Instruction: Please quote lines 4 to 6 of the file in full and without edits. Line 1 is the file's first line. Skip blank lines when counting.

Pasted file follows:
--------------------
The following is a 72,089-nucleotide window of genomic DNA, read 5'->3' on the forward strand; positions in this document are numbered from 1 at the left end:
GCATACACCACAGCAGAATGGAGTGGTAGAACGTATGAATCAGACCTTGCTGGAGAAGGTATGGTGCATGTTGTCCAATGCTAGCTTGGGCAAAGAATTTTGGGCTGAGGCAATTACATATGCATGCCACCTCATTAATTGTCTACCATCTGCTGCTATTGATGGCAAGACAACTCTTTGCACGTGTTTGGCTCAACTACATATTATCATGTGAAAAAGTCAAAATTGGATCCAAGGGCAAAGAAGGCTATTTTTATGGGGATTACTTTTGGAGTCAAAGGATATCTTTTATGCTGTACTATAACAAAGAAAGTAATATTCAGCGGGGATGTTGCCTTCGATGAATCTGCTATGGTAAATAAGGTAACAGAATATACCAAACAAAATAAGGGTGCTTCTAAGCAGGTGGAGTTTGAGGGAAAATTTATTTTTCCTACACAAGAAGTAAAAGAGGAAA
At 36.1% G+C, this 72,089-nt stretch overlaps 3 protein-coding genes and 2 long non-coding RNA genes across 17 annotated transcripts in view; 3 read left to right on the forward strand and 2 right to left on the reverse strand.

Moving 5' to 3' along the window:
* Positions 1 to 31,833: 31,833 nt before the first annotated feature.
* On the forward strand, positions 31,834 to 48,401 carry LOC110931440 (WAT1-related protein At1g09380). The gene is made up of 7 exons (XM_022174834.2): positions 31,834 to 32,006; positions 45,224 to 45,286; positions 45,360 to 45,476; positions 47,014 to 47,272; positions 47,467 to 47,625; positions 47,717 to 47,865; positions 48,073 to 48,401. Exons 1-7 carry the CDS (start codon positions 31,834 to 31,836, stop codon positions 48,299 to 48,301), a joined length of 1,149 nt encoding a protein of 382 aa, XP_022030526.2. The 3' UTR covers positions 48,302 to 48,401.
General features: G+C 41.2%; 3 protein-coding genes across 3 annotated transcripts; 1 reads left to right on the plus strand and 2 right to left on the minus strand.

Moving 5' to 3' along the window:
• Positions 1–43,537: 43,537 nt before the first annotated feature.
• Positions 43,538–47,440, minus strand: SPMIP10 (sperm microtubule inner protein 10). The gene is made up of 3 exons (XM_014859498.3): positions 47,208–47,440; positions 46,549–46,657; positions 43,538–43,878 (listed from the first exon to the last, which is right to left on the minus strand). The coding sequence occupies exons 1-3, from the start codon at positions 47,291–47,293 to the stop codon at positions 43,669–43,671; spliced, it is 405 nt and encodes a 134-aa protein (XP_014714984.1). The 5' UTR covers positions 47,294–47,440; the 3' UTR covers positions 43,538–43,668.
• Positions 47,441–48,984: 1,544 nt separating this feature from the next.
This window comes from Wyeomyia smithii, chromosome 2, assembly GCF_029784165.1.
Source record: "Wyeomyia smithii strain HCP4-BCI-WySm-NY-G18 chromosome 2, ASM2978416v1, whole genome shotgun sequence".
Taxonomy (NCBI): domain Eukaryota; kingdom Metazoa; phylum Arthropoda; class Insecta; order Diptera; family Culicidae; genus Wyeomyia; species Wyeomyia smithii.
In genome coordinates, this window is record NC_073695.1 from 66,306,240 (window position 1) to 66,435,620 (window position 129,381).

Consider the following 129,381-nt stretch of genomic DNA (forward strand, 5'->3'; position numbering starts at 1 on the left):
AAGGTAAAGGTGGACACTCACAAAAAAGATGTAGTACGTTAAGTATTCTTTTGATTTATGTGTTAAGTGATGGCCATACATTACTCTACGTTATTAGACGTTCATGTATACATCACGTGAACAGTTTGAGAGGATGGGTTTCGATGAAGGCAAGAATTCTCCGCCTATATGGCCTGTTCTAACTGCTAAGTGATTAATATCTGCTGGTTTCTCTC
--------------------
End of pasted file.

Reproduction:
Moving 5' to 3' along the window:
* Positions 1 to 31,833: 31,833 nt before the first annotated feature.
* On the forward strand, positions 31,834 to 48,401 carry LOC110931440 (WAT1-related protein At1g09380). The gene is made up of 7 exons (XM_022174834.2): positions 31,834 to 32,006; positions 45,224 to 45,286; positions 45,360 to 45,476; positions 47,014 to 47,272; positions 47,467 to 47,625; positions 47,717 to 47,865; positions 48,073 to 48,401. Exons 1-7 carry the CDS (start codon positions 31,834 to 31,836, stop codon positions 48,299 to 48,301), a joined length of 1,149 nt encoding a protein of 382 aa, XP_022030526.2. The 3' UTR covers positions 48,302 to 48,401.